New York Daily News

Sloppy Sleuth Work at CSI Lab
Tuesday, July 4th, 2006

The NYPD is reviewing some 1,400 cases where a lab technician may have bungled fingerprint evidence - a possibility that has defense lawyers crying foul.

Officials pulled all cases handled by the lab tech after a sample review of 132 of them revealed she botched the evidence-collection process 20% of the time, police sources said.

"If there were, say, eight fingerprints on a given piece of evidence, she may have collected only three. Her work was sloppy. Finding the problems with the sample cases, it required a more thorough review," a police official said.

The bungled work - covering cases ranging from robbery to murder - may have allowed criminals to remain free, but seems unlikely to have falsely accused an innocent person, police said yesterday.

Still, defense attorneys said they want to know more. "We will be investigating this to see how it affects our clients," said Pat Bath a spokeswoman for the Legal Aid Society of New York.

"The common perception is that technology is always right, whether it is fingerprints or DNA, but this shows technology is only as good as the person who does the work," said Donna Lieberman, executive director of the New York Civil Liberties Union.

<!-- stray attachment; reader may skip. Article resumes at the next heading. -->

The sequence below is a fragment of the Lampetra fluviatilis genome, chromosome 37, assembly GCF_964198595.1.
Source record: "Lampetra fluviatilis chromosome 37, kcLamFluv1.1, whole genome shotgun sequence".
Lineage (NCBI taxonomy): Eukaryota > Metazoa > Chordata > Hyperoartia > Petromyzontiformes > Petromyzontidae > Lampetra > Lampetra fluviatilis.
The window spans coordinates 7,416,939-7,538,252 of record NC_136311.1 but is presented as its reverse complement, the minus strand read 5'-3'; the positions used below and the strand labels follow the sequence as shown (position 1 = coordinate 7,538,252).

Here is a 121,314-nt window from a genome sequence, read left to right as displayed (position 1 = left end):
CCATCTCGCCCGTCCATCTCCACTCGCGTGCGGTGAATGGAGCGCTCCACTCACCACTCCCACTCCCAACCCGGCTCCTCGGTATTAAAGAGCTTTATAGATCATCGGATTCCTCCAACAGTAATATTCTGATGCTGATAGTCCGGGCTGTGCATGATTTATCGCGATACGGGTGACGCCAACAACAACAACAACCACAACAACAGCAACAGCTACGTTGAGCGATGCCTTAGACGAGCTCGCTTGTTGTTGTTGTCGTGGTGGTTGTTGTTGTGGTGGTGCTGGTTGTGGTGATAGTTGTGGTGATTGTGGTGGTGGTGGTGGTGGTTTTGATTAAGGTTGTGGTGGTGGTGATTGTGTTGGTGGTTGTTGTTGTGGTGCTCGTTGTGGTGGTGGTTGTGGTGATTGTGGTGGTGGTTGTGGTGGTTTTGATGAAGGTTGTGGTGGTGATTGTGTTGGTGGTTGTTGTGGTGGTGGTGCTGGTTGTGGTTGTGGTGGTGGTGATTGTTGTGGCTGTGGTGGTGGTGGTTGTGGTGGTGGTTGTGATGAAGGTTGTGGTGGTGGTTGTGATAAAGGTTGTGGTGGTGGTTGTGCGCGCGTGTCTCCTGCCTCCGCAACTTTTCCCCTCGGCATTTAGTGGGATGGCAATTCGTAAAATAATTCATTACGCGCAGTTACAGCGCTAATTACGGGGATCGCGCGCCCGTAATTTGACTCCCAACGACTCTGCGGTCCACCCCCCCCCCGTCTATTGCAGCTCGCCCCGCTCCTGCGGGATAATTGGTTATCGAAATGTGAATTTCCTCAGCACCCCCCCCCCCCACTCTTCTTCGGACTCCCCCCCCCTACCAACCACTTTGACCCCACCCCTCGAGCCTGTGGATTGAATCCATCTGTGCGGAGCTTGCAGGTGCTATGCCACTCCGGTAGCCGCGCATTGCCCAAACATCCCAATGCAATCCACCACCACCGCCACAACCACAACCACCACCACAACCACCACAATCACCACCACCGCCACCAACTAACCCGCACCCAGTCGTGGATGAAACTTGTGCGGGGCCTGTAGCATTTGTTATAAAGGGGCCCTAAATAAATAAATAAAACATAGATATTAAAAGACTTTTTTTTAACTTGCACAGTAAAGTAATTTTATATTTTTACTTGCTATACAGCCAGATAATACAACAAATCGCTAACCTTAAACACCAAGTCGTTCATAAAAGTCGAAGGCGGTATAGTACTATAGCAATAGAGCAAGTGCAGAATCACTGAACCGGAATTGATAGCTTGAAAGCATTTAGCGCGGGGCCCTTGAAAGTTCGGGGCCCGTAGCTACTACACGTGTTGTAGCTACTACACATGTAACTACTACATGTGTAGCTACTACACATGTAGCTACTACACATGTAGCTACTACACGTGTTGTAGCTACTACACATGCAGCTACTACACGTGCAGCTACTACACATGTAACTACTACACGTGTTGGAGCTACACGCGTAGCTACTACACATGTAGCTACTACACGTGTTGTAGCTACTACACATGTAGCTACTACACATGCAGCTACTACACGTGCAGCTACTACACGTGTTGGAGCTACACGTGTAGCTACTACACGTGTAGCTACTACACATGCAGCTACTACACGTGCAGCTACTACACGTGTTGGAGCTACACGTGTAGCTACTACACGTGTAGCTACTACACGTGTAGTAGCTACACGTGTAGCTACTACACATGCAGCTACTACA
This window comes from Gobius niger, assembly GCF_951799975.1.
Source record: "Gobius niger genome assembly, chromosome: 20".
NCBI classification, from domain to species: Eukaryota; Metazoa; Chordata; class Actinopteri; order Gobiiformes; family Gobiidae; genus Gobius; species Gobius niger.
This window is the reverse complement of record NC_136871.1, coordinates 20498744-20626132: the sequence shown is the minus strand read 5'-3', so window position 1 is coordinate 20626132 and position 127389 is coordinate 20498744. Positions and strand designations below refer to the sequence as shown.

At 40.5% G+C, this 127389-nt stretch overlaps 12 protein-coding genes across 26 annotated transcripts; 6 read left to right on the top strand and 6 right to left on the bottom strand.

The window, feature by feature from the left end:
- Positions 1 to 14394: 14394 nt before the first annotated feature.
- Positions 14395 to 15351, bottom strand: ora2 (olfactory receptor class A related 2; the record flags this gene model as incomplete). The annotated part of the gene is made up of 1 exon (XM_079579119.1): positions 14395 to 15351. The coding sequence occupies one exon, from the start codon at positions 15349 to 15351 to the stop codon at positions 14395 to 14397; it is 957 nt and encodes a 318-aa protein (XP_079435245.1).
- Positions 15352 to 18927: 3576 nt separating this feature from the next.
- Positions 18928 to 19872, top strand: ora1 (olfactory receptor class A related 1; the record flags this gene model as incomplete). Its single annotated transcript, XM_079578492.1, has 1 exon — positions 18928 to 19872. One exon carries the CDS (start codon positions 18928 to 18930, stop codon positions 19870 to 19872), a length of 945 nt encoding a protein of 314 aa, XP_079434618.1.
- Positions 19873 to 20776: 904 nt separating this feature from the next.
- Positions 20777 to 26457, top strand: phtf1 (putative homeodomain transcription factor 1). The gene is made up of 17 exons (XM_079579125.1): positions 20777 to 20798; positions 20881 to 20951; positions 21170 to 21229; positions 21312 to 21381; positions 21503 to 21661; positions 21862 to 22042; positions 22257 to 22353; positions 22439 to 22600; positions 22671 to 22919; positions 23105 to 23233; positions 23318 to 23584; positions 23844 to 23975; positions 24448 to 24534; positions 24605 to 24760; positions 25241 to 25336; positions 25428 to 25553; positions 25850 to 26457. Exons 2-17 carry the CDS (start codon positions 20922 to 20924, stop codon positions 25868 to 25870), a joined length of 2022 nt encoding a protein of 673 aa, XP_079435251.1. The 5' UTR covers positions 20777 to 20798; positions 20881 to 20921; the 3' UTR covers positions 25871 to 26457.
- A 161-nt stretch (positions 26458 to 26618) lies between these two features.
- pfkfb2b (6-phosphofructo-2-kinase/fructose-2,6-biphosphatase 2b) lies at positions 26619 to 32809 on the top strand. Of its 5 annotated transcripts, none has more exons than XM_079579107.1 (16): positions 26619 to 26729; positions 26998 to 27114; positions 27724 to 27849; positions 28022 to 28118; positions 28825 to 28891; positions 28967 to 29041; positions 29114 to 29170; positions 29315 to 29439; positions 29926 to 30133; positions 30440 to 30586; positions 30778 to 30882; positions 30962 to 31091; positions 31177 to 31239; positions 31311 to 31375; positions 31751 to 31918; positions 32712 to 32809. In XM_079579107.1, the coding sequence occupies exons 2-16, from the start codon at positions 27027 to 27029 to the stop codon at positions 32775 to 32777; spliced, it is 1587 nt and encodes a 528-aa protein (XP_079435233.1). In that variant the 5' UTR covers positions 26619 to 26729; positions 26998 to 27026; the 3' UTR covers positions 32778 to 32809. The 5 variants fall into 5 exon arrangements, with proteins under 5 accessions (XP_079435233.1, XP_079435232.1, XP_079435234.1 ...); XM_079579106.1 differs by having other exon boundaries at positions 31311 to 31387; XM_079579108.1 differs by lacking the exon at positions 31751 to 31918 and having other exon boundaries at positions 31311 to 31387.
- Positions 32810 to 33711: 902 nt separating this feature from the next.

Top brass sent lists of the problematic cases to local precincts June 9 for investigators to pull records of cases handled by the lab tech, whose name has not been released.

Detectives were given until June 30 to collect data on any arrests, plea deals or convictions in the cases. The NYPD Central Investigation and Resource Division is reviewing the data on the 1,400 targeted cases.

The lab tech, who has 10 years experience in the department's vaunted Police Laboratory, was first flagged as a sloppy worker in October 2004.

She was transferred out of the fingerprint section in November 2004, after her bosses became aware she bowed to a request by a prosecutor to test a weapon for fingerprints a second time - even though by then the weapon had been handled by other police personnel.

After that foulup, which spurred the review, she was transferred to ballistics. She has since been moved to an area where she simply logs in evidence.

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